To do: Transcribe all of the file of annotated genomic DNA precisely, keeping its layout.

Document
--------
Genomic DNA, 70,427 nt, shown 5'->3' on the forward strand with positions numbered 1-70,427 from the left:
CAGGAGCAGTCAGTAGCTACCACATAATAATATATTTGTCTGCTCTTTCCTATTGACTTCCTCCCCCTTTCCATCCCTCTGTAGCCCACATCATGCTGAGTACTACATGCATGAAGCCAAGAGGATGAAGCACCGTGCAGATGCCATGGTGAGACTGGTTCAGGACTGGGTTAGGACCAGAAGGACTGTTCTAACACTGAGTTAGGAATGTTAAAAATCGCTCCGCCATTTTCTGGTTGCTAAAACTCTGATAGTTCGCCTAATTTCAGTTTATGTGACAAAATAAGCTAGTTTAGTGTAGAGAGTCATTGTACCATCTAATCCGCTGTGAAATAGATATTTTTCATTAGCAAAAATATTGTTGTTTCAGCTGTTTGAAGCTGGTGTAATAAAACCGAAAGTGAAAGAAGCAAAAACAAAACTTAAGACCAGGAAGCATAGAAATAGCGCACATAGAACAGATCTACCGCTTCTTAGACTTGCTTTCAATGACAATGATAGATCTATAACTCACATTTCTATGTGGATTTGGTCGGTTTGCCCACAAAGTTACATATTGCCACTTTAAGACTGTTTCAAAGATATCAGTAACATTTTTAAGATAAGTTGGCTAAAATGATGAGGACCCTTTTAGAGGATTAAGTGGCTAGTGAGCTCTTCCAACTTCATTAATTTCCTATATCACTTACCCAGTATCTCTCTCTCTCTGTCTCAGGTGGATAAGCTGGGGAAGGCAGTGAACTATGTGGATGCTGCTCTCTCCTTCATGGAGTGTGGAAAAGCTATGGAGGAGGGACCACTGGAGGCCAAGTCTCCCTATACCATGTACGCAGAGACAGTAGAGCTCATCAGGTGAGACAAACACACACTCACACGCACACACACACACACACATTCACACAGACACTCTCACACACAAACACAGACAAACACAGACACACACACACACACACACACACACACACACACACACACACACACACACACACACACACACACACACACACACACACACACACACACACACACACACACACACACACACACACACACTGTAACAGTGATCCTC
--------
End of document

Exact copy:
Genomic DNA, 70,427 nt, shown 5'->3' on the forward strand with positions numbered 1-70,427 from the left:
CAGGAGCAGTCAGTAGCTACCACATAATAATATATTTGTCTGCTCTTTCCTATTGACTTCCTCCCCCTTTCCATCCCTCTGTAGCCCACATCATGCTGAGTACTACATGCATGAAGCCAAGAGGATGAAGCACCGTGCAGATGCCATGGTGAGACTGGTTCAGGACTGGGTTAGGACCAGAAGGACTGTTCTAACACTGAGTTAGGAATGTTAAAAATCGCTCCGCCATTTTCTGGTTGCTAAAACTCTGATAGTTCGCCTAATTTCAGTTTATGTGACAAAATAAGCTAGTTTAGTGTAGAGAGTCATTGTACCATCTAATCCGCTGTGAAATAGATATTTTTCATTAGCAAAAATATTGTTGTTTCAGCTGTTTGAAGCTGGTGTAATAAAACCGAAAGTGAAAGAAGCAAAAACAAAACTTAAGACCAGGAAGCATAGAAATAGCGCACATAGAACAGATCTACCGCTTCTTAGACTTGCTTTCAATGACAATGATAGATCTATAACTCACATTTCTATGTGGATTTGGTCGGTTTGCCCACAAAGTTACATATTGCCACTTTAAGACTGTTTCAAAGATATCAGTAACATTTTTAAGATAAGTTGGCTAAAATGATGAGGACCCTTTTAGAGGATTAAGTGGCTAGTGAGCTCTTCCAACTTCATTAATTTCCTATATCACTTACCCAGTATCTCTCTCTCTCTGTCTCAGGTGGATAAGCTGGGGAAGGCAGTGAACTATGTGGATGCTGCTCTCTCCTTCATGGAGTGTGGAAAAGCTATGGAGGAGGGACCACTGGAGGCCAAGTCTCCCTATACCATGTACGCAGAGACAGTAGAGCTCATCAGGTGAGACAAACACACACTCACACGCACACACACACACACACATTCACACAGACACTCTCACACACAAACACAGACAAACACAGACACACACACACACACACACACACACACACACACACACACACACACACACACACACACACACACACACACACACACACACACACACACACACACACACACACACACACACACACACACTGTAACAGTGATCCTC